PROMPT #317 – CHRISTMAS WORD CLOUD



Using this word cloud, write the gift of a poem for the rest of us.

The RED words tell the Santa story; the GREEN touch on the Nativity.

MERRY CHRISTMAS!

MARIE’S CLOUD:

O Humble Town of Splendid Star

O Bethlehem,
do you know the One you have birthed?
Let the earth rejoice;
raise her voice in song! 
For the long-awaited Christ was born of Mary –
the very woman the angel blessed. 
She feeds the King at her breast,
as angel choirs sing praise,
and a star blazes above you,
O little town. 

No crown for this babe
who is able to save,
and will conquer the grave someday

yet for now, rests in hay –

This Way. 
This Truth. 
This Life.

O Bethlehem …
your star, a royal diadem.

© Marie Elena Good, 2020

 

WALT’S CLOUD:

REASONS AND SEASONS

 

Who needs any more reason for the season?

This is the time of year the children find pleasing,

A mother-to-be upon a mule

they have the hardest time that night keeping their cool.

bearing a child who would be the Christ!

They hope they’ve made the nice list,

To Bethlehem they have come to be counted.

but a damage control plan has been mounted.

They had come to this place, to a stable

They concern themselves with the age-old fable

and it is there where the Savior was born.

that Santa will check his once, then twice before that morn.

A Child marked by a heavenly star, the reason

A good once over will not suffice, a nice would be quite pleasing.

for our existence, a recompense for our sins.

So the children listen for the reindeer and the sleigh,

Thus the whole Christmas season begins.

Hoping for the toys with which to play.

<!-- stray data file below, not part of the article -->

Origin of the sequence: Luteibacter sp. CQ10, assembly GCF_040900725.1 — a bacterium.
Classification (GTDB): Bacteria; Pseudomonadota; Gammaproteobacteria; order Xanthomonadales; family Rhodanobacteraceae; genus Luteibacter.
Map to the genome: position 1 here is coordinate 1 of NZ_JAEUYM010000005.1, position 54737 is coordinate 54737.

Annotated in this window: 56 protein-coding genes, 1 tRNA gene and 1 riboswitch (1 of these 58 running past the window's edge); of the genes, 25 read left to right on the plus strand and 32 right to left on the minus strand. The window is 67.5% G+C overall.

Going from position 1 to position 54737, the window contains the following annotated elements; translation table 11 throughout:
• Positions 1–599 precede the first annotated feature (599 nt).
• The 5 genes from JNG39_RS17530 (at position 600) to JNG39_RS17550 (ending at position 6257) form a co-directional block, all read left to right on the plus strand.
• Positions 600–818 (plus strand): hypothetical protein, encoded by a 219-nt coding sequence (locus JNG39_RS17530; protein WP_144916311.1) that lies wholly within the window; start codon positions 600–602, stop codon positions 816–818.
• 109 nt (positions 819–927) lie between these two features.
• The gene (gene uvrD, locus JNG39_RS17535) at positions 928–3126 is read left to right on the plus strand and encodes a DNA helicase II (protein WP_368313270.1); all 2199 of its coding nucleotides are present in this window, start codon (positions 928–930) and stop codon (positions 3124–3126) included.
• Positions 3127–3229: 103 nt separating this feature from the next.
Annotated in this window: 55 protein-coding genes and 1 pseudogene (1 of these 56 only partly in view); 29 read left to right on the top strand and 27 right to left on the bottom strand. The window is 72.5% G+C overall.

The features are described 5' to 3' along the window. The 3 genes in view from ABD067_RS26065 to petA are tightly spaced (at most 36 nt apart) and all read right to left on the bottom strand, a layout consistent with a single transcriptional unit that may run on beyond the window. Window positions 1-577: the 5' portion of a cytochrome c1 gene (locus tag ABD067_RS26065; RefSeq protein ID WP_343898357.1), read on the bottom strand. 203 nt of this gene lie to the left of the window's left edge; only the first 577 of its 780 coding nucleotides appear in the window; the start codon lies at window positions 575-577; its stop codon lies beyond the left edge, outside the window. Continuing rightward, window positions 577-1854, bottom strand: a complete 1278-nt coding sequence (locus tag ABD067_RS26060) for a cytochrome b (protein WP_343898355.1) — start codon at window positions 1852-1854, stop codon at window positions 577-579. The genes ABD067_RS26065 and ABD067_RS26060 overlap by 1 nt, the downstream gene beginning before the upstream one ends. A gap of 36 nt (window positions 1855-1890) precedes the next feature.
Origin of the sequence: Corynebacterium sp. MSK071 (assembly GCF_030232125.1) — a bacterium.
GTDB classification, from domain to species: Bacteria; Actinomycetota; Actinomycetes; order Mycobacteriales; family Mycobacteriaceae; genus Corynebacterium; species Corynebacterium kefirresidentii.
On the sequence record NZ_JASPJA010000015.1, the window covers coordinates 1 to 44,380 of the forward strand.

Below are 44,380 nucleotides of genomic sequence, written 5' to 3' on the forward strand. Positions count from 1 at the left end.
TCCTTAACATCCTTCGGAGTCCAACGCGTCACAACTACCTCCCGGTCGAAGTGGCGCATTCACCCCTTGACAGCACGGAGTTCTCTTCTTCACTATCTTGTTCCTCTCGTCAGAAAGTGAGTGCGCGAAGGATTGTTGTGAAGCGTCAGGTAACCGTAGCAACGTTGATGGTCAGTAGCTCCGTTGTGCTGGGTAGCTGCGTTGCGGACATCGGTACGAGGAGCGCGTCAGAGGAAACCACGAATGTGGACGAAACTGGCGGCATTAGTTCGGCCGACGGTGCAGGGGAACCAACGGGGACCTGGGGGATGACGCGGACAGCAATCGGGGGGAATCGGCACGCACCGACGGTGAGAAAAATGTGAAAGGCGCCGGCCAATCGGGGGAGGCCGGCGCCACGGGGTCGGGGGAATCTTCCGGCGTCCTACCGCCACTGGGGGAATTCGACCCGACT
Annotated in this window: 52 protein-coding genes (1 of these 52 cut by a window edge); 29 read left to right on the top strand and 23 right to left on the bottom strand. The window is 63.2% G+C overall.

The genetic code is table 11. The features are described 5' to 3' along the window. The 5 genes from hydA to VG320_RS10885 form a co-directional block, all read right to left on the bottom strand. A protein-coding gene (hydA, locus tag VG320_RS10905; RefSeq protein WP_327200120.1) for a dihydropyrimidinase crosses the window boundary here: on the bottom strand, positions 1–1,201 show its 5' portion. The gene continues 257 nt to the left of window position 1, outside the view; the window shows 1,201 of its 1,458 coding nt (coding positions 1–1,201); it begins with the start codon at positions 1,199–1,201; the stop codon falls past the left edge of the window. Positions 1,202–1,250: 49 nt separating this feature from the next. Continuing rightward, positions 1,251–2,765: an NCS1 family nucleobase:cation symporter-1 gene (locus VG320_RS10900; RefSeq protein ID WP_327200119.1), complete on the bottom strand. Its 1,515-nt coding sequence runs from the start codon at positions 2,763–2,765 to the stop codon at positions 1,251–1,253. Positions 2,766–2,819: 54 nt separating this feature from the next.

And we celebrate that Christmas to this very day!

 

MERRY CHRISTMAS!

(C) Walter J Wojtanik – 2020

48 thoughts on “PROMPT #317 – CHRISTMAS WORD CLOUD

  1. O Holy Night

    in a busy little town
    lights twinkling
    inside and out
    children dreaming,
    papas building
    toys with a hundred parts…
    O night divine
    the snow falls
    as softly as an angel’s sigh
    dusting the boughs
    from a blue-black sky
    covering the doll
    in a wooden cradle
    all is calm
    all is bright
    and the lights
    twinkle in the night
    around a manger scene.

  2. The Reason

    Angels: heavenly, strong, powerful, glowing, glorious
    Shepherds: earthly, humble caregivers of smelly sheep
    They met one night, for a reason, the promised Messiah
    He’s still the reason the high and low can come together

  3. Setting Out the Crib Again

    She sends me pictures of the town
    of Bethlehem atop the salvaged sideboard
    one that Joseph might’ve made
    for a rich man’s house but the house
    of David rode a mule to a manger
    she’s placed inside the fifty-year old
    snow fencing bound with thread
    like wires wrapping the tiny barn
    yard with the open shed where
    the Virgin huddles and the sheep
    tuck into their own wool against
    the sharp night shepherds wrapped
    about with their cloaks

    so many soft gifts she had ready
    everything left behind in the rush
    leaving them all like immigrants
    denied room in any inn safe harbor
    here now on the town’s outskirst